38. Chen CJ, Hsu HL, Niu CC, et al. Cervical degenerative disease at flexion-extension MR imaging: prediction criteria. Radiology. 2003;227(1):136-142. Observational-Dx 62 patients To determine if there were any neutral-positioning criteria that can help predict functional cord impingement at flexion-extension cervical MRI. MRIs in 19 (31%) of 62 patients showed functional cord impingement at extension MRI compared with images in 2 (3%) patients at flexion MRI. Statistically significant differences were found for the criteria cervical degeneration stage (P<.001) and spinal canal space (P=.037) for predicting functional cord impingement at extension MRI. In contrast, no significant differences were found among selection criteria for flexion MRI. Probabilities of functional cord impingement at extension MRI were calculated with different combinations of degenerative stages and canal spaces. Probability could increase to 79% if the patient had both stabilization degeneration (disk protrusion or osteophytic formation with hypertrophy of the ligamentum flavum) and C7 canal space of 10 mm or less. 2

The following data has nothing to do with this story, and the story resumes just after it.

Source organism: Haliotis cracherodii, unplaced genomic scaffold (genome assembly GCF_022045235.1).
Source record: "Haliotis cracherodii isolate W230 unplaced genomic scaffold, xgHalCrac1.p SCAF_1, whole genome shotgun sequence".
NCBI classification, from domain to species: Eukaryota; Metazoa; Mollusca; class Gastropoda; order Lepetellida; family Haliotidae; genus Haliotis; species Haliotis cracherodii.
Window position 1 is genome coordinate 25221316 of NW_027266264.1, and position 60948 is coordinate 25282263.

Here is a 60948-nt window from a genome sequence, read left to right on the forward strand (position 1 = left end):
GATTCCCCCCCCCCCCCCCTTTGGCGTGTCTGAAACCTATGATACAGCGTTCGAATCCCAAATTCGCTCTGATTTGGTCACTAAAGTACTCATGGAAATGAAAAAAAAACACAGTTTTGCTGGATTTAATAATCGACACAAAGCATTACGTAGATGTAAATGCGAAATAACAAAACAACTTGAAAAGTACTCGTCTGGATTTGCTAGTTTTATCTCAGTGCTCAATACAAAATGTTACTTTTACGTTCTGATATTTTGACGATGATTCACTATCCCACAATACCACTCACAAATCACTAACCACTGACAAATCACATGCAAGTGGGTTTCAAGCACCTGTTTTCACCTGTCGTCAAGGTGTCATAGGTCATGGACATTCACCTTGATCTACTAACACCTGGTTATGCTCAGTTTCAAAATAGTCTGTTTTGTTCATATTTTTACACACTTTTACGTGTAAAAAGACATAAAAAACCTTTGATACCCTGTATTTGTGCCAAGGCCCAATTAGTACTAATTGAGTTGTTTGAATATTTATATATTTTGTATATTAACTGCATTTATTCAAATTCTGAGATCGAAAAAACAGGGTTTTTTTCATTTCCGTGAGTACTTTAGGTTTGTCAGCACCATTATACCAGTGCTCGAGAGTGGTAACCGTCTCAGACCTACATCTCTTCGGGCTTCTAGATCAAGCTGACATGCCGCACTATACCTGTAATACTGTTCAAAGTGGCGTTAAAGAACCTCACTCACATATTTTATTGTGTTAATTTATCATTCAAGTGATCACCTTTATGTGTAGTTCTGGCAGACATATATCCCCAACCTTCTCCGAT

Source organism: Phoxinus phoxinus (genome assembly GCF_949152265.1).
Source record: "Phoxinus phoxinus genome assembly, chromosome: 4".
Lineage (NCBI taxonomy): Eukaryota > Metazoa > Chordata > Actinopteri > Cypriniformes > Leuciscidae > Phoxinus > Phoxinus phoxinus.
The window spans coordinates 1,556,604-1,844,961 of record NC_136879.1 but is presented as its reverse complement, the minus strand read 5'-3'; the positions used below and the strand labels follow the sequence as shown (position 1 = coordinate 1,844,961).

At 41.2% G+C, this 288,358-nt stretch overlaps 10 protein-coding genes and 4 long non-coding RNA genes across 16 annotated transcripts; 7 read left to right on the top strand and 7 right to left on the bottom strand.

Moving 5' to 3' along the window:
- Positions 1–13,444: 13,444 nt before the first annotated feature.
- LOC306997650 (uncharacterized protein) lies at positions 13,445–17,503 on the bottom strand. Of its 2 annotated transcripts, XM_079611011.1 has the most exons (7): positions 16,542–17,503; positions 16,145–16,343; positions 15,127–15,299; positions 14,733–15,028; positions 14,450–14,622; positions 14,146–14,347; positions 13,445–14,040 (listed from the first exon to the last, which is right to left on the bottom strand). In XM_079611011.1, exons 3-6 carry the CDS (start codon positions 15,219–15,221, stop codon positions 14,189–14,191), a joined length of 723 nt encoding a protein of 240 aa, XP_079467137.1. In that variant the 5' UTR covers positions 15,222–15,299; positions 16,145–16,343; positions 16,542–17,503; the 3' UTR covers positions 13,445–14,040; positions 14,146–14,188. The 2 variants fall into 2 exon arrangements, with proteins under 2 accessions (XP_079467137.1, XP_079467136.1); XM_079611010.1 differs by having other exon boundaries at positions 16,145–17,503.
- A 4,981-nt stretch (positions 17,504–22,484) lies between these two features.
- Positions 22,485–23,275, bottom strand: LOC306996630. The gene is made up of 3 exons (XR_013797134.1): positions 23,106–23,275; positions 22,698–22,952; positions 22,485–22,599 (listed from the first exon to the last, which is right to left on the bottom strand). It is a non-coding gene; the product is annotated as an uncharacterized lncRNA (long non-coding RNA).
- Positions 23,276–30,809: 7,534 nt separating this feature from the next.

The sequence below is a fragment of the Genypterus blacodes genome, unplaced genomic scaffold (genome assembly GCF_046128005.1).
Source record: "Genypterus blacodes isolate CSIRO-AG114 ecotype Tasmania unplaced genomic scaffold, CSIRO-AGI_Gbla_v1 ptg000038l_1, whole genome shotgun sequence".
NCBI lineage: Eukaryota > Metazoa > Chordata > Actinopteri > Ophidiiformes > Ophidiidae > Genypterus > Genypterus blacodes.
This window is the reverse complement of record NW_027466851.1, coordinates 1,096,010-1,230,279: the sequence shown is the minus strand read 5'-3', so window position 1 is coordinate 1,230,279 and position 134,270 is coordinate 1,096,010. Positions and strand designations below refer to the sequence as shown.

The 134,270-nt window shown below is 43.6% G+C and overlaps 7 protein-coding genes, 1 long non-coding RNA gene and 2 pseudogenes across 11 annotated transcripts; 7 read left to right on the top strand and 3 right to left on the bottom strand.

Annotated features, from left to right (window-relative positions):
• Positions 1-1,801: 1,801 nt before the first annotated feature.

39. Zhang L, Zeitoun D, Rangel A, Lazennec JY, Catonne Y, Pascal-Moussellard H. Preoperative evaluation of the cervical spondylotic myelopathy with flexion-extension magnetic resonance imaging: about a prospective study of fifty patients. Spine (Phila Pa 1976). 2011;36(17):E1134-1139. Observational-Dx 50 patients To evaluate the usefulness of preoperative flexion-extension MRI for patients with cervical spondylotic myelopathy. On both the anterior and posterior edges of the cord, mean length of the cervical cord in flexion was longer than in extension or the neutral position and longer in the neutral position than in extension (P<0.05). In all three positions, the average length of the anterior edge of the cervical cord was longer than the posterior edge (P<0.05). The mean value of cervical cord sagittal diameter at each level in extension was greater than in flexion or the neutral position (P<0.05). In the neutral position, cervical cord sagittal diameter were greater than in flexion from C4 to C7 (P<0.05), but this difference failed to reach significance at levels C3 and T1. In the neutral position, cervical cord available space was greater than in either extension or flexion (P<0.05), and cervical cord available space was greater in flexion than in extension (P<0.05) at all levels except C6, at which cervical cord available space was greater in flexion than in either extension or the neutral position (P<0.05). MRI demonstrated functional cord impingement (grade 3 of Muhle) in 6/50 (12%) patients in flexion, in 17 patients (34%) in the neutral position, and in 37 patients (74%) in extension. Intramedullary high-intensity signal was observed in flexion in 20 patients (40%), in the neutral position in 13 patients (26%), and in extension in 7 patients (14%). 3